[40] Standard RS92 measurements (Figures 5a or 5d) are considerably more accurate and less variable than standard RS80-H measurements, particularly for dry conditions (e.g., RH < 20%). The TL correction substantially reduces the RS92 variability in the UT (Figures 5b versus 5a, bottom dotted curves), but the RS92 mean accuracy in the UT is actually worse after applying the TL correction. By recovering a more realistic profile shape and thereby reducing the variability, the TL correction reveals underlying T-dependent calibration error that was hidden by variability in the time lag error. Reduced variability and the resulting RS92 mean dry bias of 10–25% in the UT is also apparent in the individual altitude profiles (Figures 5h versus 5g, thin curves in the UT). An empirical correction for the residual mean bias error seen in the middle columns of Figures 4 and 5 is described in the next subsection, and application of this new correction leads to the right columns of Figures 4 and 5.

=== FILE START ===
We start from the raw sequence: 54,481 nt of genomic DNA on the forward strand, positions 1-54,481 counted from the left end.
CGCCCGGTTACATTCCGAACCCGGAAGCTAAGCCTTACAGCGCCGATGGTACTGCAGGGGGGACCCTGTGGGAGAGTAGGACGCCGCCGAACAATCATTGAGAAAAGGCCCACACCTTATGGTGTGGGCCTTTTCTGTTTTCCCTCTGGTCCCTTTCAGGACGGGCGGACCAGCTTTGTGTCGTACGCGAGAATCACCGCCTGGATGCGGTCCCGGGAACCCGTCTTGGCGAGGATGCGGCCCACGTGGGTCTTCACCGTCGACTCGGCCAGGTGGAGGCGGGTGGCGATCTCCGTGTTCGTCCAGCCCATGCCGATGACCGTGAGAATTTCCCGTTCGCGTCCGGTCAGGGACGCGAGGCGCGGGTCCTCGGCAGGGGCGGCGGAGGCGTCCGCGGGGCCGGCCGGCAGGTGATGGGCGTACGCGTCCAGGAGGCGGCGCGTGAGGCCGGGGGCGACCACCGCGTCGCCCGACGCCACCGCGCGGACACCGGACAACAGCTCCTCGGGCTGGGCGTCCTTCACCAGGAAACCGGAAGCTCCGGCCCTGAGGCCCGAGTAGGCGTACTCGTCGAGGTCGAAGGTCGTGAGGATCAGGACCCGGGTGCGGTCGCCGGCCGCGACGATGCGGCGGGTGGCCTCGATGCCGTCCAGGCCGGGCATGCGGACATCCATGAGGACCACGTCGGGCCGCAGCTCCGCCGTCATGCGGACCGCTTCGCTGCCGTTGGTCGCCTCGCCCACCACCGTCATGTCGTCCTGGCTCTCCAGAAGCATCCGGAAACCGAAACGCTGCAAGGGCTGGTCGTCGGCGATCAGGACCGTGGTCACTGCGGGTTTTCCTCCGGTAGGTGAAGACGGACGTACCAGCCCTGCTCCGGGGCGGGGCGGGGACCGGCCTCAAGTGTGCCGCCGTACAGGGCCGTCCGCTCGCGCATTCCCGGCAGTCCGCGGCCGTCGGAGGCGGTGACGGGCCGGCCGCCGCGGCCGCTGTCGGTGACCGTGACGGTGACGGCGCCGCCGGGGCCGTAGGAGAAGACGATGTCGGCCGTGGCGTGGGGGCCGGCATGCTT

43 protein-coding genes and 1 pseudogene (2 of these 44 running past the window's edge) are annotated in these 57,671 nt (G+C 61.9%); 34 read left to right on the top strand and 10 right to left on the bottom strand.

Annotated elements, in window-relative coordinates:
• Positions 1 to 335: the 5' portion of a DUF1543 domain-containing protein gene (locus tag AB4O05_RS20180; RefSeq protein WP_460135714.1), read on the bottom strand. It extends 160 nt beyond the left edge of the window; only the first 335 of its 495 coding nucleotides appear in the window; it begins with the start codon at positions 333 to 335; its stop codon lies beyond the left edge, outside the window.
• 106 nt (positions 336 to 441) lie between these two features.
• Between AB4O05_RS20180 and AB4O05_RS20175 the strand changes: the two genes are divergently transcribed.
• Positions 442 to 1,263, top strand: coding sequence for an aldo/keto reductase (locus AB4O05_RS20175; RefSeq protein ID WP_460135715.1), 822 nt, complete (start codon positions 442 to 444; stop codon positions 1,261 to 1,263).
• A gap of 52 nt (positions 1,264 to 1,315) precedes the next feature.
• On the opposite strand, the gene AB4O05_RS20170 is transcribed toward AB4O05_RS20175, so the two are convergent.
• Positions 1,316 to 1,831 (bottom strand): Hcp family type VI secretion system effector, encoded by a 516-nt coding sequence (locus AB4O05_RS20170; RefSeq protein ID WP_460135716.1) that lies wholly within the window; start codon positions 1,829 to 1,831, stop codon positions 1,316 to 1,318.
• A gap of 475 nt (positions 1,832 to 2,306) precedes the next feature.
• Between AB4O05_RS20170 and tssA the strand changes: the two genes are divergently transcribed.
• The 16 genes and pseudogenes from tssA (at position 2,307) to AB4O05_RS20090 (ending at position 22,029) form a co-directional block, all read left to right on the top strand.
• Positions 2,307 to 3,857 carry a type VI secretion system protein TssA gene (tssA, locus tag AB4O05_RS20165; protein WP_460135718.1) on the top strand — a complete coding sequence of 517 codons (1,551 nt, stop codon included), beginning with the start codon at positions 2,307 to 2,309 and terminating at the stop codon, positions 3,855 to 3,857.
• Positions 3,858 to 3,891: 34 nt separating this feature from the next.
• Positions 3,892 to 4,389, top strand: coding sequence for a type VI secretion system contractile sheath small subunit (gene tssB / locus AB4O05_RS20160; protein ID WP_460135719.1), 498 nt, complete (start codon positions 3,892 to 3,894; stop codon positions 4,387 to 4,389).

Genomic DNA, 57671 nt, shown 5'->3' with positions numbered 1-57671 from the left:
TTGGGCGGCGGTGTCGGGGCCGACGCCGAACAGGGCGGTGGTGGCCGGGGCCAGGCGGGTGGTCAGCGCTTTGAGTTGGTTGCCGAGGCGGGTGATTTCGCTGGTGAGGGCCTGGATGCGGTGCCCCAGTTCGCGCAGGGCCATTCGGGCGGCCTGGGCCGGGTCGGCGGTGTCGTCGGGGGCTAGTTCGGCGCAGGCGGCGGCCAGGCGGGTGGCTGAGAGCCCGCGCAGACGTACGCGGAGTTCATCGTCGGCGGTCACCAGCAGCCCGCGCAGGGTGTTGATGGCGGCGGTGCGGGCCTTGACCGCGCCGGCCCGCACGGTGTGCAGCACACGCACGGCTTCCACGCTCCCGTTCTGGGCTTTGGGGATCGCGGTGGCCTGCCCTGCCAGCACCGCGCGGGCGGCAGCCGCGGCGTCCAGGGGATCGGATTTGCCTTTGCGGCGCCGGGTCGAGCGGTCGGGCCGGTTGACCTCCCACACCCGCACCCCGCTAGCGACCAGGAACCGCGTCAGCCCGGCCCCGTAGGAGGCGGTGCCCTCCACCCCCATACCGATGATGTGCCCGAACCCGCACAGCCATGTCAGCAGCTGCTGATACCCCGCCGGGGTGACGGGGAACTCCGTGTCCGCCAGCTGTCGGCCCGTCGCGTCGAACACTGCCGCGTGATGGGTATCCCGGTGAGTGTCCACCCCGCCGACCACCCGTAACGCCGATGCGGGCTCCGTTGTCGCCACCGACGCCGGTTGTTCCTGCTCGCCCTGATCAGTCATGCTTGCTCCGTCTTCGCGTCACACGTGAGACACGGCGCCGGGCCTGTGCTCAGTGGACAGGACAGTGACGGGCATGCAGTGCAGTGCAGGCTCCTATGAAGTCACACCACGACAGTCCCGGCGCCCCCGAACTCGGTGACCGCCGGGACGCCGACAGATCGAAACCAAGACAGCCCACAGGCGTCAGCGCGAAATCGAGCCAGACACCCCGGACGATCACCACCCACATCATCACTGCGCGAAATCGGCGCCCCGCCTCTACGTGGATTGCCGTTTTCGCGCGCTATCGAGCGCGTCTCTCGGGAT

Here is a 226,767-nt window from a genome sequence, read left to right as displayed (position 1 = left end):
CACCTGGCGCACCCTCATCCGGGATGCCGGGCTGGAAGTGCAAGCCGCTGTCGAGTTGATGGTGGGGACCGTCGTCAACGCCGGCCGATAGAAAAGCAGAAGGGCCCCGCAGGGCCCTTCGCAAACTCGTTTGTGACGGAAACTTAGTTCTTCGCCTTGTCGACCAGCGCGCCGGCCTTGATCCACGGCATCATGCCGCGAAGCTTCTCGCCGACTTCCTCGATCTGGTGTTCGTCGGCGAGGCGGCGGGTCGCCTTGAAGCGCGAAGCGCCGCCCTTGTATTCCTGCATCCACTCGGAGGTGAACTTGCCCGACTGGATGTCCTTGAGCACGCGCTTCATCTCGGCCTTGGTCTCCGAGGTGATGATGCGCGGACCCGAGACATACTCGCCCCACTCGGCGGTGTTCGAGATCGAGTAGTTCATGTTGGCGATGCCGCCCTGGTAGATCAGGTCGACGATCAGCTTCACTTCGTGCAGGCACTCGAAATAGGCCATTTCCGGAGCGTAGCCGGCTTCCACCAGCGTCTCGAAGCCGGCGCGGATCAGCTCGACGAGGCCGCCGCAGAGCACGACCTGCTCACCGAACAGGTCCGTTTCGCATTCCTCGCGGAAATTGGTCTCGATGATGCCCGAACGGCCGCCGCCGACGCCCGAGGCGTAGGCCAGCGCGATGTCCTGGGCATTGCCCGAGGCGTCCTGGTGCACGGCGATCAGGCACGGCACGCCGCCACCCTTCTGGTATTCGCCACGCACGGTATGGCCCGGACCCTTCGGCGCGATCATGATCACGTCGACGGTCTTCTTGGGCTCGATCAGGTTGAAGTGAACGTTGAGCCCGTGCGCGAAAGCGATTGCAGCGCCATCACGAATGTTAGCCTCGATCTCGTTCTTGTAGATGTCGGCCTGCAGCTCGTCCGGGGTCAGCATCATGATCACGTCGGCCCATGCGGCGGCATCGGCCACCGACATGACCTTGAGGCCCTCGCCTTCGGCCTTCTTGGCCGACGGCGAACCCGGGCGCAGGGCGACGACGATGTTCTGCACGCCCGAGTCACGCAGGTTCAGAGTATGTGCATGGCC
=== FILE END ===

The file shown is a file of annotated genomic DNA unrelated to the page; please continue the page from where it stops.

[41] Although the top rows (percentage accuracy) and the middle rows (RH accuracy) in Figures 4 and 5 contain the same information, their differences illustrate that modest errors of a few %RH correspond to quite large percentage errors under dry conditions. For example, at 10% RH the mean residual error after applying corrections is, depending on the temperature, 10–25% for RS92 (Figure 5b) and 15–70% for RS80-H (Figure 4b). The large spikes on the altitude plots in Figures 4 and 5 correspond to very dry conditions, where a small %RH difference corresponds to a large percentage difference. This error under dry conditions could be reduced by the manufacturer in two ways: (1) by minimizing curve fit error in the calibration, perhaps using a method similar to that used by M04 to reduce curve fit error from sensor time constant measurements and (2) by reporting RH measurements with a resolution that is better than the standard 1% RH.